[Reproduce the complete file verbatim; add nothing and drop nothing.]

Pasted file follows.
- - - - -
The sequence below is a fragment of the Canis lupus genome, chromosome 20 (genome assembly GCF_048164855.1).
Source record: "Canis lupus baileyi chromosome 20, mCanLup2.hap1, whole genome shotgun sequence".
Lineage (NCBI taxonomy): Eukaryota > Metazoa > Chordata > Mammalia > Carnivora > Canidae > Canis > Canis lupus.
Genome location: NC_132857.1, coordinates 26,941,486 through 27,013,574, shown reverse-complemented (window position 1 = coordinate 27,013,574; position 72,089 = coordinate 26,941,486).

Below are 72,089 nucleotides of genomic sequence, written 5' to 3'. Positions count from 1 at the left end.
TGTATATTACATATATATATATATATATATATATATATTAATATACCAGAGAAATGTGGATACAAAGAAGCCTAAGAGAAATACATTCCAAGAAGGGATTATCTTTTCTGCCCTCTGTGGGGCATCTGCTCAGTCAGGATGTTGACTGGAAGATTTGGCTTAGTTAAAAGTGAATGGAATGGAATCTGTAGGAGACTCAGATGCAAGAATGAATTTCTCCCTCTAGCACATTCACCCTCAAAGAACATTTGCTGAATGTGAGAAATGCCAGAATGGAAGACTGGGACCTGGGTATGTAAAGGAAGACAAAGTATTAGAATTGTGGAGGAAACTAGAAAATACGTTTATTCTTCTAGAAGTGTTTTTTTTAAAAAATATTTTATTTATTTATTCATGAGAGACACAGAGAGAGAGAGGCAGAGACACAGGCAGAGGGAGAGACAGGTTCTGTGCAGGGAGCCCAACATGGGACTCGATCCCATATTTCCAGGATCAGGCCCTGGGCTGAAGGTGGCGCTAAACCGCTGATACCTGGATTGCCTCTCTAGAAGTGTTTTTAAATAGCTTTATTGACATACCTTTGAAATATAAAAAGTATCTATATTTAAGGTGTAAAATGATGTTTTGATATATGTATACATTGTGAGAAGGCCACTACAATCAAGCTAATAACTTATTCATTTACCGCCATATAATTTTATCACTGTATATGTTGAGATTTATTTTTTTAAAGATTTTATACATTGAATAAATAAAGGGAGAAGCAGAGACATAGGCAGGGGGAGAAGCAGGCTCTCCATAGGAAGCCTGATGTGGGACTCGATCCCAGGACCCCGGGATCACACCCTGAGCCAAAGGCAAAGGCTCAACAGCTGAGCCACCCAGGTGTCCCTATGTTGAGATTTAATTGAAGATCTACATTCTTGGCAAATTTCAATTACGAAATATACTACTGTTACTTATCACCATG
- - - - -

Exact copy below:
The sequence below is a fragment of the Canis lupus genome, chromosome 20 (genome assembly GCF_048164855.1).
Source record: "Canis lupus baileyi chromosome 20, mCanLup2.hap1, whole genome shotgun sequence".
Lineage (NCBI taxonomy): Eukaryota > Metazoa > Chordata > Mammalia > Carnivora > Canidae > Canis > Canis lupus.
Genome location: NC_132857.1, coordinates 26,941,486 through 27,013,574, shown reverse-complemented (window position 1 = coordinate 27,013,574; position 72,089 = coordinate 26,941,486).

Below are 72,089 nucleotides of genomic sequence, written 5' to 3'. Positions count from 1 at the left end.
TGTATATTACATATATATATATATATATATATATATATTAATATACCAGAGAAATGTGGATACAAAGAAGCCTAAGAGAAATACATTCCAAGAAGGGATTATCTTTTCTGCCCTCTGTGGGGCATCTGCTCAGTCAGGATGTTGACTGGAAGATTTGGCTTAGTTAAAAGTGAATGGAATGGAATCTGTAGGAGACTCAGATGCAAGAATGAATTTCTCCCTCTAGCACATTCACCCTCAAAGAACATTTGCTGAATGTGAGAAATGCCAGAATGGAAGACTGGGACCTGGGTATGTAAAGGAAGACAAAGTATTAGAATTGTGGAGGAAACTAGAAAATACGTTTATTCTTCTAGAAGTGTTTTTTTTAAAAAATATTTTATTTATTTATTCATGAGAGACACAGAGAGAGAGAGGCAGAGACACAGGCAGAGGGAGAGACAGGTTCTGTGCAGGGAGCCCAACATGGGACTCGATCCCATATTTCCAGGATCAGGCCCTGGGCTGAAGGTGGCGCTAAACCGCTGATACCTGGATTGCCTCTCTAGAAGTGTTTTTAAATAGCTTTATTGACATACCTTTGAAATATAAAAAGTATCTATATTTAAGGTGTAAAATGATGTTTTGATATATGTATACATTGTGAGAAGGCCACTACAATCAAGCTAATAACTTATTCATTTACCGCCATATAATTTTATCACTGTATATGTTGAGATTTATTTTTTTAAAGATTTTATACATTGAATAAATAAAGGGAGAAGCAGAGACATAGGCAGGGGGAGAAGCAGGCTCTCCATAGGAAGCCTGATGTGGGACTCGATCCCAGGACCCCGGGATCACACCCTGAGCCAAAGGCAAAGGCTCAACAGCTGAGCCACCCAGGTGTCCCTATGTTGAGATTTAATTGAAGATCTACATTCTTGGCAAATTTCAATTACGAAATATACTACTGTTACTTATCACCATG